School and Study
In many cases a diagnosis of cancer is very disruptive to schooling and other studies.
Children undergoing long-term treatments, for example for leukaemia, may have interrupted school attendance during treatment and at other times when they are unwell. They may miss their school friends and the social life that comes with being a student. This may be true also for young adults at university or other training institutions, and for well children, where the family has had to relocate for specialist treatment. At times the patient may feel bored, left behind or forgotten about by their friends.
Visits from friends, classmates or teachers can be very beneficial. If your child is undergoing treatment it is natural, as a parent, to feel that they may be missing out at school. Be assured however that children do catch up. In the meantime they often gain valuable experiences from their time away from school which can be a special bonding time with parents. The following are some suggestions which may be helpful for parents with school aged child undergoing treatment.
- Try to keep some contact with your child's school and encourage the staff and students to maintain an ongoing interest in your child's welfare. This will not only benefit them now but will also make the transition back to school easier. Your child's teacher may be able to supply lessons from school.
- Keep the teacher/school informed of your child's progress. Encourage them to keep in contact with the child through visits, phone calls, letters from class mates, cards or posters with thoughtful messages, videos or emails.
- When your child does return to school, encourage the teachers and students to treat the child as 'normal' - just as one of the class - while at the same time discuss any special needs they might have. Tiredness and risk of infection are important concerns.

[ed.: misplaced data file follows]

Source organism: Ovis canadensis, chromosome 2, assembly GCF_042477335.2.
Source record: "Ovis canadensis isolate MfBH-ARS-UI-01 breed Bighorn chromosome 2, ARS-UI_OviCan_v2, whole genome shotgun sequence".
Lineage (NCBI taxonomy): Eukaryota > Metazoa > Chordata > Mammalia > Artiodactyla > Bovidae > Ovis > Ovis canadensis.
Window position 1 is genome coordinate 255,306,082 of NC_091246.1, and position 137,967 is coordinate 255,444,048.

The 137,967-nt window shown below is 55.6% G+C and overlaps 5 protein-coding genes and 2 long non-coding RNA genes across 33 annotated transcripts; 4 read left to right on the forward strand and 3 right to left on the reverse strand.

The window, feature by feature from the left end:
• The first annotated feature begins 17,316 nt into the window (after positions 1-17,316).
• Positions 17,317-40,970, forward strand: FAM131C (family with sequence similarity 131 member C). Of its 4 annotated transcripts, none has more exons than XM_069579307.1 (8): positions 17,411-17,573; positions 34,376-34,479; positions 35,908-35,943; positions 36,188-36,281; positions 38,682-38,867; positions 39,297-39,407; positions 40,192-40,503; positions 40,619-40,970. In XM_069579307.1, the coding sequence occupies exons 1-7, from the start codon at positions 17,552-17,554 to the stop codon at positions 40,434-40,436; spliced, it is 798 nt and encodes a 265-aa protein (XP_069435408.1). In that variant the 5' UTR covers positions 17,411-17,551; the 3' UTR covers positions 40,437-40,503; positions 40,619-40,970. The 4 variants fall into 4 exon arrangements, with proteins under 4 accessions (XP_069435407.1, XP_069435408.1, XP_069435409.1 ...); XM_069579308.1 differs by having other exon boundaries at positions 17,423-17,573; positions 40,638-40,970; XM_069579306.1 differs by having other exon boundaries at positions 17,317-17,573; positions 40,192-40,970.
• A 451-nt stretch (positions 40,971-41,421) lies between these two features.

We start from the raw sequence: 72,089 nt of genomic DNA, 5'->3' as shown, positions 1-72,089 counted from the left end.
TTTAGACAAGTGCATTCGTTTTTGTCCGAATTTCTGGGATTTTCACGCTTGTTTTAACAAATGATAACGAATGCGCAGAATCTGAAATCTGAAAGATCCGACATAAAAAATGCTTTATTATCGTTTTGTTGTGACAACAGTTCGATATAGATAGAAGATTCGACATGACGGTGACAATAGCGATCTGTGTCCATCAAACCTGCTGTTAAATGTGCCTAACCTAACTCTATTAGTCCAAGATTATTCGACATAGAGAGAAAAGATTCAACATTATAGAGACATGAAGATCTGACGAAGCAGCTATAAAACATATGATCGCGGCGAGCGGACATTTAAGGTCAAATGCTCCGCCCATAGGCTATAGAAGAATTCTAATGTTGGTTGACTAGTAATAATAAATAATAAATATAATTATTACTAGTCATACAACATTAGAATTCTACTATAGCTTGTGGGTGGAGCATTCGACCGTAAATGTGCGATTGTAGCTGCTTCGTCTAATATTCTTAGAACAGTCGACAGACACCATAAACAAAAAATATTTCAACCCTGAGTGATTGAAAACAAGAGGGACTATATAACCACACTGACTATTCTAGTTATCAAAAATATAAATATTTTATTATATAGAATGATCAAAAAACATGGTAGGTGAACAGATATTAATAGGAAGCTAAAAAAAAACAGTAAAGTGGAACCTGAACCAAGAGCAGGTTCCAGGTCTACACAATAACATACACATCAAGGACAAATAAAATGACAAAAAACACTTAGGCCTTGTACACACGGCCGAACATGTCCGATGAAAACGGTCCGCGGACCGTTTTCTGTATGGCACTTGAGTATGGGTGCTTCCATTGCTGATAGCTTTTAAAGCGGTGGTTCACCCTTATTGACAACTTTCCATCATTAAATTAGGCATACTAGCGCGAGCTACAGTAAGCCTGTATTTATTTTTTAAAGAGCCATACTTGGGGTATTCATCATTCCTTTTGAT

- Talk to the teacher about the possibility of tiredness and strategies to reduce exposure to infection.
- Prepare other students for the way the child may look (for example baldness), how they might feel about returning to school (anxious, excited, self-conscious) and how they might make things easier for their classmate (acceptance, inviting them to 'join in').
- Allow the child to talk about their feelings about missing school or returning to school. Offer them support and encouragement.
- Ask the social worker at the hospital about arranging a guest speaker who can explain the illness to classmates. Ask the Leukaemia Foundation for further information about help available to you and your child.
- Most paediatric treatment centres have an educational psychologist, counsellor or school liaison officer who can help.
- In the case of university or other studies, contact your educational provider and ask about how they can help you to manage your studies. Extensions of time for assignments or deferring your studies may be an option.
- Organisations like CanTeen, Starlight Children's Foundation and Make-a-Wish Foundation can be a useful source of information and peer support during this time.